“I think of the fear that people have,” Maddux said, when asked about underwater loans and the falling mobility rate. “They are afraid to sell their homes because they cannot buy another one. That is a very strong drain on the mobility rate… You do have this very real problem with inventory and problem with people unable to sell their homes.”

“If you have an underwater home and you are unemployed and you get a job offer across the country, you can’t take it,” said White. “If you’re underemployed and you get an offer across your state, you can’t take it. That’s not good for the economy. You want people to go where their talents can be used effectively.”

“The people who are least able to afford these kinds of things are locked in homes that are distant—far from where they work,” said’s Tom Fairchild, whose organization encourages people to bike and walk to work, not commute in cars. “They’re locked in this formula of drive until you can qualify… They underestimate the costs. We see this all over the country.”

Neither the private sector nor the government is offering much help either, these experts said. Financial industry lobbyists were successful in persuading Congress not to require them to accept losses on underwater loans—and offer borrowers a new terms at a lower rate, White said. Many of today’s underwater loans were written a few years ago when interest rates were nearly double what they are today. Because those homes are now worth less than their mortgages, they’re stuck: no lender will work with them to refinance negative equity, because a lender looks to the home’s value as its way to secure potential losses.

Moreover, most of the government programs, such as the recent multibillion-dollar settlement with the state attorneys general, is designed for people who are facing the loss of their home—foreclosure and eviction—which is not the same as having an underwater mortgage. The underwater borrowers are mostly still paying, quite profitably for the lenders. In some cases, banks accept what's known as short sales, where a new buyer pays less than the loan. But that is a lengthy process and not widespread.

“There has been some refinancing,” White said, but not enough. “If you really wanted to solve the problem, you might require banks to refinance, or have direct lending from the government—refinancing at today’s interest rates… Japan had a direct government refi program when its home prices crashed in the 1990s.”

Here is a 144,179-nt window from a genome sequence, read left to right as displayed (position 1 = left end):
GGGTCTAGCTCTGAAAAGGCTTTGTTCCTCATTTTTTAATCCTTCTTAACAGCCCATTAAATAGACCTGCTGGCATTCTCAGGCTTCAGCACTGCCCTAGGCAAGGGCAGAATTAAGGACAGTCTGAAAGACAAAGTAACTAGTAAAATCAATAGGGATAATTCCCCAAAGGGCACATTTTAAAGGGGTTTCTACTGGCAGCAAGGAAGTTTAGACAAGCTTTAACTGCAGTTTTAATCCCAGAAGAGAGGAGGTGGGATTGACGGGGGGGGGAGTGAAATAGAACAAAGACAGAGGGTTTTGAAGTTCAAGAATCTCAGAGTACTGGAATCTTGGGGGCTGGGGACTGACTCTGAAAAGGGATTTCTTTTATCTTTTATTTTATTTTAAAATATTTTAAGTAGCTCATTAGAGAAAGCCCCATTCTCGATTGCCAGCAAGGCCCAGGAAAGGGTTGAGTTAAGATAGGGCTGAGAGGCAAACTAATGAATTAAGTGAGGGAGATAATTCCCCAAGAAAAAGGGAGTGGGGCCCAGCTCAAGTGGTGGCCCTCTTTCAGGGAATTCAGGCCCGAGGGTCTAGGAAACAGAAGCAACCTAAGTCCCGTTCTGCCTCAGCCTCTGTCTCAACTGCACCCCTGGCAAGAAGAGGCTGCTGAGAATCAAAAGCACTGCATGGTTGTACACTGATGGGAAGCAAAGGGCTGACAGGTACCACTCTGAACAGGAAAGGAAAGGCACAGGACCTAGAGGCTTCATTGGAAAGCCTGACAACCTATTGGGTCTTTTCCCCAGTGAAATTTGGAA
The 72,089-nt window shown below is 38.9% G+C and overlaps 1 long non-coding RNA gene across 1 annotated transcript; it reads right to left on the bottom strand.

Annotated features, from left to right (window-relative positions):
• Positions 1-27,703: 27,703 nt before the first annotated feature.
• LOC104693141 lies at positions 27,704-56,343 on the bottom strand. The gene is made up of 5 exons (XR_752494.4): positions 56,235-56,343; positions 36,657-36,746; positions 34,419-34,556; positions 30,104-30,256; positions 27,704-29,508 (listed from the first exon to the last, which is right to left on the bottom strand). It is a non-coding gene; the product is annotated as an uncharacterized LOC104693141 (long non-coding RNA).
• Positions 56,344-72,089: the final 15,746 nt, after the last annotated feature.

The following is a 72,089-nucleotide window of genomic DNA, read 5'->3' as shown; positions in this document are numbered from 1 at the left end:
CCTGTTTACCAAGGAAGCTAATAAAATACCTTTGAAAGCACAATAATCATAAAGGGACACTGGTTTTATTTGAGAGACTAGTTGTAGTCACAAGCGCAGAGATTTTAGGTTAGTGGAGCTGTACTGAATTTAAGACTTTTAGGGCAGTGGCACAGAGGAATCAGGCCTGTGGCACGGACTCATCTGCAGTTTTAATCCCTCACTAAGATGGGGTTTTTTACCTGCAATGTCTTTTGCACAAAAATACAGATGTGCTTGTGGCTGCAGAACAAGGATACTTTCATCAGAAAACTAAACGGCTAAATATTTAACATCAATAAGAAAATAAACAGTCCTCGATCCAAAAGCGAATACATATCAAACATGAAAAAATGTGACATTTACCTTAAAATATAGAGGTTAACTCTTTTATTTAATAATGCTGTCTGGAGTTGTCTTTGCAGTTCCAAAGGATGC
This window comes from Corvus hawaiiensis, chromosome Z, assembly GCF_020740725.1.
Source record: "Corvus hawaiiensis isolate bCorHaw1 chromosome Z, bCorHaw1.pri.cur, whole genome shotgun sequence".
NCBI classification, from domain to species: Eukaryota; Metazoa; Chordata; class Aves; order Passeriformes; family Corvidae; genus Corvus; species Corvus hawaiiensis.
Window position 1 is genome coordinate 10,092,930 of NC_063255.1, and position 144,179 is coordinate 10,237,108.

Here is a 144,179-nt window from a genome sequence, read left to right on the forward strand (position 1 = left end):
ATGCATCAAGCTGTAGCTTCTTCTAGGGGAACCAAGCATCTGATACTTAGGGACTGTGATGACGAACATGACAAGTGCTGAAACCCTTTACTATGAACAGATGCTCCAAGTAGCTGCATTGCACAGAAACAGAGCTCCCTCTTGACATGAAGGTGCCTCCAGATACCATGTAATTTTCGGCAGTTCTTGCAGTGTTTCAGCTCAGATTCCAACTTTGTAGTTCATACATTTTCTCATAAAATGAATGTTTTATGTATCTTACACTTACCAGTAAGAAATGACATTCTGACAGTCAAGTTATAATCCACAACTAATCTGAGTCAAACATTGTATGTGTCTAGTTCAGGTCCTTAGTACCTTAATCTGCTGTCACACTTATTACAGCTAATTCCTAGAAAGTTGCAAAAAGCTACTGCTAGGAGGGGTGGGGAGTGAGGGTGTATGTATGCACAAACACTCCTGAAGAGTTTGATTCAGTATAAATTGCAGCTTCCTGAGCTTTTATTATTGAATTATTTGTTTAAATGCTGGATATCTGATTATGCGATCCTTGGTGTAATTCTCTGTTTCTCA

When asked if he saw anything on the horizon that might break the underwater mortgage logjam, White said no, there was no public or private sector initiative of that scale.

Sympathy For Banks, Not Borrowers

Some of the reason is government policymakers and lenders are not very sympathetic to people who are seen as borrowing and spending beyond their means. That stance, when examined, is hypocritical, White said.

Businesses, including lenders, are encouraged to write off bad debt and are rewarded with higher market valuations, while individuals who write off bad debt are penalized by lower credit scores and higher borrowing costs. “We expect people to keep paying, but we expect business to shed their toxic debt,” he said.  

What this means is that regions of the country with the most underwater loans (see map) are poised to have a drag on local economic recovery into the foreseeable future. And it is not because of the oft-cited factors associated with America’s growing gap between the haves and have-nots, such as still-high unemployent, wage stagnation, globalization and reluctance in hiring trends.

It’s because lenders—and the government—are not willing to stop a massive transfer of wealth from 13.8 million still-underwater borrowers to banks by lowering their interest rates, and in so doing allowing each of those households to spend several hundred dollars a month elsewhere in their communities.